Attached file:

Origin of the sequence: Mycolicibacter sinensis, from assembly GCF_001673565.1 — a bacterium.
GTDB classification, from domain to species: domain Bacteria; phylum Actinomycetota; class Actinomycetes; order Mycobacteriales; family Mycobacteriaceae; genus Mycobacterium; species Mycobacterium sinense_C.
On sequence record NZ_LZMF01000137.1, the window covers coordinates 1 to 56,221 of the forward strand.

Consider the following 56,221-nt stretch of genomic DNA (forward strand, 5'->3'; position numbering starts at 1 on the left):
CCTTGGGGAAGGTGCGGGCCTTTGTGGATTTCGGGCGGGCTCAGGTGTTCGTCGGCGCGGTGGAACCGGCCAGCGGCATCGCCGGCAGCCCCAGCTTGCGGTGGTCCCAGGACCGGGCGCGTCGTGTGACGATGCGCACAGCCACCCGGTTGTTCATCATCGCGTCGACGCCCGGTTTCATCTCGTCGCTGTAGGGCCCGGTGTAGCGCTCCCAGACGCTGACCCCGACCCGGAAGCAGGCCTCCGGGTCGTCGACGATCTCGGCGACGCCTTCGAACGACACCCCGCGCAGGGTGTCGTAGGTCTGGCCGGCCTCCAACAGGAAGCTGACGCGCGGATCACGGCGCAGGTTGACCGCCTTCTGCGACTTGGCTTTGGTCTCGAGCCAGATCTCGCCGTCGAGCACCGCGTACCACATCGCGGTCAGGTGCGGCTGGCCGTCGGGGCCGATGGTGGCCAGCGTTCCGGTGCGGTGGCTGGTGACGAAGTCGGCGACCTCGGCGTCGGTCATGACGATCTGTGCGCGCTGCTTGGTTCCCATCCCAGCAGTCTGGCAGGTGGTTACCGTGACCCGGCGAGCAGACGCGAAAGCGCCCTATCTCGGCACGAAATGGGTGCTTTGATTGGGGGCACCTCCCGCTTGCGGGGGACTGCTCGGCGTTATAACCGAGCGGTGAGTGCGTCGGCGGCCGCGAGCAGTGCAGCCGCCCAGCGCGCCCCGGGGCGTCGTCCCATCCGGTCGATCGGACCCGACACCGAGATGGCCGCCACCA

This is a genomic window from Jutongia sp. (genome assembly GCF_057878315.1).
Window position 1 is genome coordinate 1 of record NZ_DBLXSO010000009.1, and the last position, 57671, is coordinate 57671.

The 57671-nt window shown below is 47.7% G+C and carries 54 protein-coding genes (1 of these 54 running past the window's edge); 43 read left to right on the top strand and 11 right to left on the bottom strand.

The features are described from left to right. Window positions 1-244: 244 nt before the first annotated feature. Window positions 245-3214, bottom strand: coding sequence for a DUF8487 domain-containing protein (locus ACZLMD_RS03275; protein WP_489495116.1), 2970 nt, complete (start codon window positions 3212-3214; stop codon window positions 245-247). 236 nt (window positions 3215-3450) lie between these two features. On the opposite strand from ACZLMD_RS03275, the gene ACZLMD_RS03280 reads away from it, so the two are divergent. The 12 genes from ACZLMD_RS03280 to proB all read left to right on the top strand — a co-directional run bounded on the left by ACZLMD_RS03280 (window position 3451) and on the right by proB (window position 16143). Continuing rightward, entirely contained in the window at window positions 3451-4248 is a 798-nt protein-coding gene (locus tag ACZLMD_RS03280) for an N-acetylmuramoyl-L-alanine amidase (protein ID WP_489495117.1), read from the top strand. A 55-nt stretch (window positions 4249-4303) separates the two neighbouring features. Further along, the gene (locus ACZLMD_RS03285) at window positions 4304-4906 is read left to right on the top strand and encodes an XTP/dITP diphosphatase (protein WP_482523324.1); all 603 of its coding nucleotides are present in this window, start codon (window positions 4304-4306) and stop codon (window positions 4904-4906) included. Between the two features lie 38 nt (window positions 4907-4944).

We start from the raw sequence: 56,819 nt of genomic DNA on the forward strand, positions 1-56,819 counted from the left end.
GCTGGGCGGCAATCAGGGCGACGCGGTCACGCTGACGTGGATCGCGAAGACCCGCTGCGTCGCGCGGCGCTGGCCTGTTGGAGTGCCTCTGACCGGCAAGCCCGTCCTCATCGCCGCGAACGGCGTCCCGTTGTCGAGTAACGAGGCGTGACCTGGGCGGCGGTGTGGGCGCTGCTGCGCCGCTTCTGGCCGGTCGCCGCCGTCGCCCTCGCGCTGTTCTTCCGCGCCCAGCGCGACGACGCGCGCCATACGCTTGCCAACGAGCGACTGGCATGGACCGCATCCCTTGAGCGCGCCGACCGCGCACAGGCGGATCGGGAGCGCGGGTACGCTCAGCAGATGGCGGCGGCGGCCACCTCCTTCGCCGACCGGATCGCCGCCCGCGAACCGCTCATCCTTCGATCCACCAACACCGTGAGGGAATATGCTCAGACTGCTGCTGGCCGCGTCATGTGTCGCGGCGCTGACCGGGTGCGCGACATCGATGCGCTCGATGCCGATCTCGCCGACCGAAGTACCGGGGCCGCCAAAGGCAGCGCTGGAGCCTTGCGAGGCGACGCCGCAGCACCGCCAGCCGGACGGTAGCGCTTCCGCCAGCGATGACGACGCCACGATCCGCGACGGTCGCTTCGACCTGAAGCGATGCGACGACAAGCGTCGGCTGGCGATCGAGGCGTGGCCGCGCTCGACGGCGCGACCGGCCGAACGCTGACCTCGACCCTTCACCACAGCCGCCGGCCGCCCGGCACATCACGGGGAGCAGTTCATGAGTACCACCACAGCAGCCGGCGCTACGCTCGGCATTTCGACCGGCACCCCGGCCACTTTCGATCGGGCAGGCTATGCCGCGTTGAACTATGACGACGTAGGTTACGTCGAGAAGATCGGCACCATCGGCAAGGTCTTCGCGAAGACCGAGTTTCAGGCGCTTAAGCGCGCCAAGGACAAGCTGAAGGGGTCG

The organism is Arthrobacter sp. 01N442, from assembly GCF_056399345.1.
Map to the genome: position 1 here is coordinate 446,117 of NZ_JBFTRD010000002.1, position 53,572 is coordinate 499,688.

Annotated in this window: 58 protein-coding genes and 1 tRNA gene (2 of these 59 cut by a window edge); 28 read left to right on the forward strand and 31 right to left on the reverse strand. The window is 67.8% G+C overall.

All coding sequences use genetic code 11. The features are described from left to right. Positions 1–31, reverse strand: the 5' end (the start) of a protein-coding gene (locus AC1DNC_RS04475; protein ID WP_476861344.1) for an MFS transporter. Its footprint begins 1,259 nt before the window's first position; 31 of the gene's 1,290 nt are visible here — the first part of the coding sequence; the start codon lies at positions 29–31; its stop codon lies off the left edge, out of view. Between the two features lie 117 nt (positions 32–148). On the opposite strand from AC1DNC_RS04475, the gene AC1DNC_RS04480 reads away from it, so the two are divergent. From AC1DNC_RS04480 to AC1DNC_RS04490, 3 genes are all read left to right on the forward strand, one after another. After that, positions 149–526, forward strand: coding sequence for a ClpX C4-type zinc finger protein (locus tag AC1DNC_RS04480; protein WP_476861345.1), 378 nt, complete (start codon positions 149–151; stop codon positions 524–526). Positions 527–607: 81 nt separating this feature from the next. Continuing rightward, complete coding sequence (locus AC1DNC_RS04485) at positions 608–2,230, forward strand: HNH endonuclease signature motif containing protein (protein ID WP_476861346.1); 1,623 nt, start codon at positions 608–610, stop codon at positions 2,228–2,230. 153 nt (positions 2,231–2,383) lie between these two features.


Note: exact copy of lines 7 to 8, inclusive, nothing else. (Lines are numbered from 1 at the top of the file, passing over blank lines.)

Window position 1 is genome coordinate 1 of record NZ_DBLXSO010000009.1, and the last position, 57671, is coordinate 57671.

The 57671-nt window shown below is 47.7% G+C and carries 54 protein-coding genes (1 of these 54 running past the window's edge); 43 read left to right on the top strand and 11 right to left on the bottom strand.